Remembering those who served


Michael Salois, Vice President of Program Operations, Veterans Services Programs, Volunteers of America of Greater Ohio

With each generation, we remember that Veterans Day is a day when we take time to remember those who served.

Last summer, my seven year old son visited Washington DC for the first time. Of all the monuments and museums, two really stood out to him – the Lincoln Memorial and the Vietnam Veterans Memorial. While we were there, I shared with him that his grandfather, my father, had fought in the Vietnam War. My son never knew his grandfather. As we were leaving the memorial, he looked on the ground and found a small piece of metal. What initially looked like just another piece of litter ended up being a souvenir coin showing an image of the memorial.

Recently, my son brought home an assignment from his teacher to identify a family member who was a Veteran. When we told him that no one in our family was a Veteran, he quickly reminded us that his Grandpa Gene was a soldier in the Vietnam War and was a Veteran. On Veterans Day, he will take his coin to school and talk about his Grandpa Gene who was, and always will be, a Veteran.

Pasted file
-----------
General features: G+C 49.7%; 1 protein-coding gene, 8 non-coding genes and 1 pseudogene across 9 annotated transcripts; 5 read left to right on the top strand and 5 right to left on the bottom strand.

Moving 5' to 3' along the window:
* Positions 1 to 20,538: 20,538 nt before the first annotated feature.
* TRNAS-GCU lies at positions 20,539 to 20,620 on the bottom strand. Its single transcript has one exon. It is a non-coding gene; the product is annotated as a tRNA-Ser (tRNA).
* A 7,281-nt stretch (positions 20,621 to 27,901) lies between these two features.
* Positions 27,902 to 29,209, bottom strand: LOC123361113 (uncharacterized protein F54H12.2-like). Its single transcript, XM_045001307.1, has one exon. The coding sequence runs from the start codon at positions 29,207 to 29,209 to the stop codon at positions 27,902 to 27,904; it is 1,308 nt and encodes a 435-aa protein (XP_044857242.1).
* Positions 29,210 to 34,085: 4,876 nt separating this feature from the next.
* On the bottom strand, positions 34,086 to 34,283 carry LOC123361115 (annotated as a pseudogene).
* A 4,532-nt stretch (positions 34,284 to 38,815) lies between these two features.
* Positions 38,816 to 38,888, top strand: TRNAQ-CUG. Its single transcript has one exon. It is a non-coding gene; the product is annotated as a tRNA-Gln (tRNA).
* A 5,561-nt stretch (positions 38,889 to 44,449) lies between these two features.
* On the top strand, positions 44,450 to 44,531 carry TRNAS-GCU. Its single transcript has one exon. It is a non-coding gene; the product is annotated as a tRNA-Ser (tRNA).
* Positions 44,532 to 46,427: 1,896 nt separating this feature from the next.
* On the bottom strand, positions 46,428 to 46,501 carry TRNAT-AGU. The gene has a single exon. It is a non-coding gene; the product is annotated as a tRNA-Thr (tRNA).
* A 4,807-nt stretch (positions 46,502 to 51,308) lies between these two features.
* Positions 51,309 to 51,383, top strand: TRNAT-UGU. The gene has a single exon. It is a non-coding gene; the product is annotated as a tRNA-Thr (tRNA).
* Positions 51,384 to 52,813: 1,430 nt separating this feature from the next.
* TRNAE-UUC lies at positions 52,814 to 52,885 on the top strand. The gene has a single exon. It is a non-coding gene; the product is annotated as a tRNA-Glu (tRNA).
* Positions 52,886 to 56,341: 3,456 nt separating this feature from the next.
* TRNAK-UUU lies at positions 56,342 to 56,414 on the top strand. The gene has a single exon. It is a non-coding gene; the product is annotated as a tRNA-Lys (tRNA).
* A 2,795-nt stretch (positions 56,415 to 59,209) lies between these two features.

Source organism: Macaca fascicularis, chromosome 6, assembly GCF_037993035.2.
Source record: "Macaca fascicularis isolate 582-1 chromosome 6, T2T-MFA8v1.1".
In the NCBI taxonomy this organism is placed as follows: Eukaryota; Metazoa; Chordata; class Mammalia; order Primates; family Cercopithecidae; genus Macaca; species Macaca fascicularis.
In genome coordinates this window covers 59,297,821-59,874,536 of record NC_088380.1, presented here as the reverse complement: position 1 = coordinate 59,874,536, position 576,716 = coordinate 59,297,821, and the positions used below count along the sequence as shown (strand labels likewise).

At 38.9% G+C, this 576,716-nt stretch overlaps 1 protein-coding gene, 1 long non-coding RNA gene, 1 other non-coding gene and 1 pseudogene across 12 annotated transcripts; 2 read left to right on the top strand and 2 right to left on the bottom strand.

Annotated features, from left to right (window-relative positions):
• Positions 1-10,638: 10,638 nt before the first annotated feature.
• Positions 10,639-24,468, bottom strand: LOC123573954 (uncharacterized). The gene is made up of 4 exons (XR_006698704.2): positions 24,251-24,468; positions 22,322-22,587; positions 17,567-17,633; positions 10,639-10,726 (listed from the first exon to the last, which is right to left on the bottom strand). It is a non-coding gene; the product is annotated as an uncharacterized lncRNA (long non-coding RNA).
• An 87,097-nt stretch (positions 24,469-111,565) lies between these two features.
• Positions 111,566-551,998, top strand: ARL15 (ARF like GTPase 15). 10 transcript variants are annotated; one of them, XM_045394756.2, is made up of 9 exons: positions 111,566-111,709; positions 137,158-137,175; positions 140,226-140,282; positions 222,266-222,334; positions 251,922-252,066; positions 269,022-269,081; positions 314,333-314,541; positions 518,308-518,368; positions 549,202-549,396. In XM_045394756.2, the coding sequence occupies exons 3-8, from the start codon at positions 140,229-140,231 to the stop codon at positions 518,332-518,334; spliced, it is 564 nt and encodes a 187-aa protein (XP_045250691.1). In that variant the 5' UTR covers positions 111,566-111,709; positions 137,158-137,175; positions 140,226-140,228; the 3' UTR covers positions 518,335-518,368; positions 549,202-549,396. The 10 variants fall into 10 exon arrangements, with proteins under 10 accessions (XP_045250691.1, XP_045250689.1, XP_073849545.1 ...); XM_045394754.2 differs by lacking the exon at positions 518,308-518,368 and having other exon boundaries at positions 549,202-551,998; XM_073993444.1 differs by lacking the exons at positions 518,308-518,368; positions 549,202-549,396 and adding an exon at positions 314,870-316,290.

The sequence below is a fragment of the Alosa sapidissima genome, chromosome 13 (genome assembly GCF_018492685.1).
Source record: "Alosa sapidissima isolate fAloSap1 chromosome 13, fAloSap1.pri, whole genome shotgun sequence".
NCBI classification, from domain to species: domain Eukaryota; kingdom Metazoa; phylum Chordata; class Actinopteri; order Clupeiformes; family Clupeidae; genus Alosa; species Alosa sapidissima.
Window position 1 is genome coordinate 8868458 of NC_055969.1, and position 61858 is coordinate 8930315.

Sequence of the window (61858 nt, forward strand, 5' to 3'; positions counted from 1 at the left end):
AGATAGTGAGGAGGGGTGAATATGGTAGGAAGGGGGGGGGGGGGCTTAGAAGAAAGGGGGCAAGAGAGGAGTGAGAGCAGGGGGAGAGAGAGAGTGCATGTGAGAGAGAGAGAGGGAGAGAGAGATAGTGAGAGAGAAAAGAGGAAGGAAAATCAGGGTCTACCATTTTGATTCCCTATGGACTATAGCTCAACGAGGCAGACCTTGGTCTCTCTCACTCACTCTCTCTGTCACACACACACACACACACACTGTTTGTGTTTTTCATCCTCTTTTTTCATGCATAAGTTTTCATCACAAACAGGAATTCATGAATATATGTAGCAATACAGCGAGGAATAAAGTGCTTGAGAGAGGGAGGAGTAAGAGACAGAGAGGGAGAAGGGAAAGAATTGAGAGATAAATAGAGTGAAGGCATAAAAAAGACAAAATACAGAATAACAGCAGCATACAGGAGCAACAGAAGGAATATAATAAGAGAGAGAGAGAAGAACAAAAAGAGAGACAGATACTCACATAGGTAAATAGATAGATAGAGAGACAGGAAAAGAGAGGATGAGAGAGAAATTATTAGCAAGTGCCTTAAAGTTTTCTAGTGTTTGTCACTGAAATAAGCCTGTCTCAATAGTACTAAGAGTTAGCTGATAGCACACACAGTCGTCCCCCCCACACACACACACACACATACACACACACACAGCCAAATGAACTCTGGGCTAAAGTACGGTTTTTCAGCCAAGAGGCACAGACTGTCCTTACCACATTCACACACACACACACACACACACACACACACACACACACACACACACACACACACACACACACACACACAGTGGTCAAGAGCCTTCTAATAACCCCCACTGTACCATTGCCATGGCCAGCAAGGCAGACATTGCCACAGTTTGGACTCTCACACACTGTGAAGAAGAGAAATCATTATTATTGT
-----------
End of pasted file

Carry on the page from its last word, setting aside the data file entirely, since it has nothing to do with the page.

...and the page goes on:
Veterans Day is a day when we take time to remember those who served. Every November 11, our Veterans come to the forefront as media, politicians, businesses and schools shift their focus to those who served. While it is important that we take time to remember and honor those who served, it is vital that we remember that the challenges our Veterans face go well beyond Veterans Day and do not just disappear with parades and expressions of respect and gratitude.

Despite our best efforts, Veterans continue to experience homelessness and unemployment at rates higher than the general population. Mental illness and substance abuse continue to drive many of our Veterans to isolation, despair and, far too frequently, suicide, which again occur at rates higher than the general population.

We need to put our efforts toward not just ending Veteran homelessness but providing Veterans opportunities to live with the dignity and honor that they have earned through their service. We need to develop housing options for the aging Veteran to live in a community with their fellow Veterans and for the female Veteran so that she can live in an environment where she feels safe. We need to devise new strategies and supports to aid new Veterans in their transition back to civilian life.

As a country, we owe it to our Veterans to do what it takes to provide for them the quality of life that they have served to guarantee for us.

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